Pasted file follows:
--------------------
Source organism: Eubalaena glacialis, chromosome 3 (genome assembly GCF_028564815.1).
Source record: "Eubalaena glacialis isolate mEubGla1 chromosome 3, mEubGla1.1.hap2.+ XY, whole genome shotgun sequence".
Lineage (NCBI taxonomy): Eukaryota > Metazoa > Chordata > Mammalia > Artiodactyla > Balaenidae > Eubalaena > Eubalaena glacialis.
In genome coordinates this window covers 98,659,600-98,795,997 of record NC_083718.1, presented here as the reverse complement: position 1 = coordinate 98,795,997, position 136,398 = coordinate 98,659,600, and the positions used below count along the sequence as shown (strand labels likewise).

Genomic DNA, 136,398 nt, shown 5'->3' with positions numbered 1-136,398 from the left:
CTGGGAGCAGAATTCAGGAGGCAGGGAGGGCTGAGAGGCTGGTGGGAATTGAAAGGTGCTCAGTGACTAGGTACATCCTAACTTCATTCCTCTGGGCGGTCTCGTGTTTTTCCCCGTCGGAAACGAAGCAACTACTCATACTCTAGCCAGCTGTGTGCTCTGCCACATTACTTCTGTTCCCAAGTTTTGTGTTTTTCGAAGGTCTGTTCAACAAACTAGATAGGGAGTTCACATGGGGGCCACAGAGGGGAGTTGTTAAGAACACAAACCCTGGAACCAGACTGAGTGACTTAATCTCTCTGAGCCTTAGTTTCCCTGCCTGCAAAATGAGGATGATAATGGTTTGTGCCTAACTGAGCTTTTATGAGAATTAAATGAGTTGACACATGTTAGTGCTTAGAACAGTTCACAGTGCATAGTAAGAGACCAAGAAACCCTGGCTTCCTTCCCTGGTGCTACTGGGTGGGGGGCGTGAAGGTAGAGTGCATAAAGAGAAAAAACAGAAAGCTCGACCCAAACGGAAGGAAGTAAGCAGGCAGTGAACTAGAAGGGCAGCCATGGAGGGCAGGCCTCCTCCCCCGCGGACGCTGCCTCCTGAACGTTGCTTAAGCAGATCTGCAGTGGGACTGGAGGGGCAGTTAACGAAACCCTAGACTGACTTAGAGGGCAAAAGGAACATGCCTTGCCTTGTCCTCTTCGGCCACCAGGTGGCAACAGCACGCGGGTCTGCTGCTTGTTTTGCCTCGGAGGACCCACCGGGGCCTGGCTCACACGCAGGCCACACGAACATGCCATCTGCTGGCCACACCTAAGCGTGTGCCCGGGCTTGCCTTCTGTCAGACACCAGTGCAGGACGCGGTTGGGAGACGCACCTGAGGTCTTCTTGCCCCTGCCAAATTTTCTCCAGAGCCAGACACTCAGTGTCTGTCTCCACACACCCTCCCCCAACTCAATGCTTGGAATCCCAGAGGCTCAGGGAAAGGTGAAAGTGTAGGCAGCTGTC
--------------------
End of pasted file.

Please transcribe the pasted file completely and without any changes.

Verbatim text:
Source organism: Eubalaena glacialis, chromosome 3 (genome assembly GCF_028564815.1).
Source record: "Eubalaena glacialis isolate mEubGla1 chromosome 3, mEubGla1.1.hap2.+ XY, whole genome shotgun sequence".
Lineage (NCBI taxonomy): Eukaryota > Metazoa > Chordata > Mammalia > Artiodactyla > Balaenidae > Eubalaena > Eubalaena glacialis.
In genome coordinates this window covers 98,659,600-98,795,997 of record NC_083718.1, presented here as the reverse complement: position 1 = coordinate 98,795,997, position 136,398 = coordinate 98,659,600, and the positions used below count along the sequence as shown (strand labels likewise).

Genomic DNA, 136,398 nt, shown 5'->3' with positions numbered 1-136,398 from the left:
CTGGGAGCAGAATTCAGGAGGCAGGGAGGGCTGAGAGGCTGGTGGGAATTGAAAGGTGCTCAGTGACTAGGTACATCCTAACTTCATTCCTCTGGGCGGTCTCGTGTTTTTCCCCGTCGGAAACGAAGCAACTACTCATACTCTAGCCAGCTGTGTGCTCTGCCACATTACTTCTGTTCCCAAGTTTTGTGTTTTTCGAAGGTCTGTTCAACAAACTAGATAGGGAGTTCACATGGGGGCCACAGAGGGGAGTTGTTAAGAACACAAACCCTGGAACCAGACTGAGTGACTTAATCTCTCTGAGCCTTAGTTTCCCTGCCTGCAAAATGAGGATGATAATGGTTTGTGCCTAACTGAGCTTTTATGAGAATTAAATGAGTTGACACATGTTAGTGCTTAGAACAGTTCACAGTGCATAGTAAGAGACCAAGAAACCCTGGCTTCCTTCCCTGGTGCTACTGGGTGGGGGGCGTGAAGGTAGAGTGCATAAAGAGAAAAAACAGAAAGCTCGACCCAAACGGAAGGAAGTAAGCAGGCAGTGAACTAGAAGGGCAGCCATGGAGGGCAGGCCTCCTCCCCCGCGGACGCTGCCTCCTGAACGTTGCTTAAGCAGATCTGCAGTGGGACTGGAGGGGCAGTTAACGAAACCCTAGACTGACTTAGAGGGCAAAAGGAACATGCCTTGCCTTGTCCTCTTCGGCCACCAGGTGGCAACAGCACGCGGGTCTGCTGCTTGTTTTGCCTCGGAGGACCCACCGGGGCCTGGCTCACACGCAGGCCACACGAACATGCCATCTGCTGGCCACACCTAAGCGTGTGCCCGGGCTTGCCTTCTGTCAGACACCAGTGCAGGACGCGGTTGGGAGACGCACCTGAGGTCTTCTTGCCCCTGCCAAATTTTCTCCAGAGCCAGACACTCAGTGTCTGTCTCCACACACCCTCCCCCAACTCAATGCTTGGAATCCCAGAGGCTCAGGGAAAGGTGAAAGTGTAGGCAGCTGTC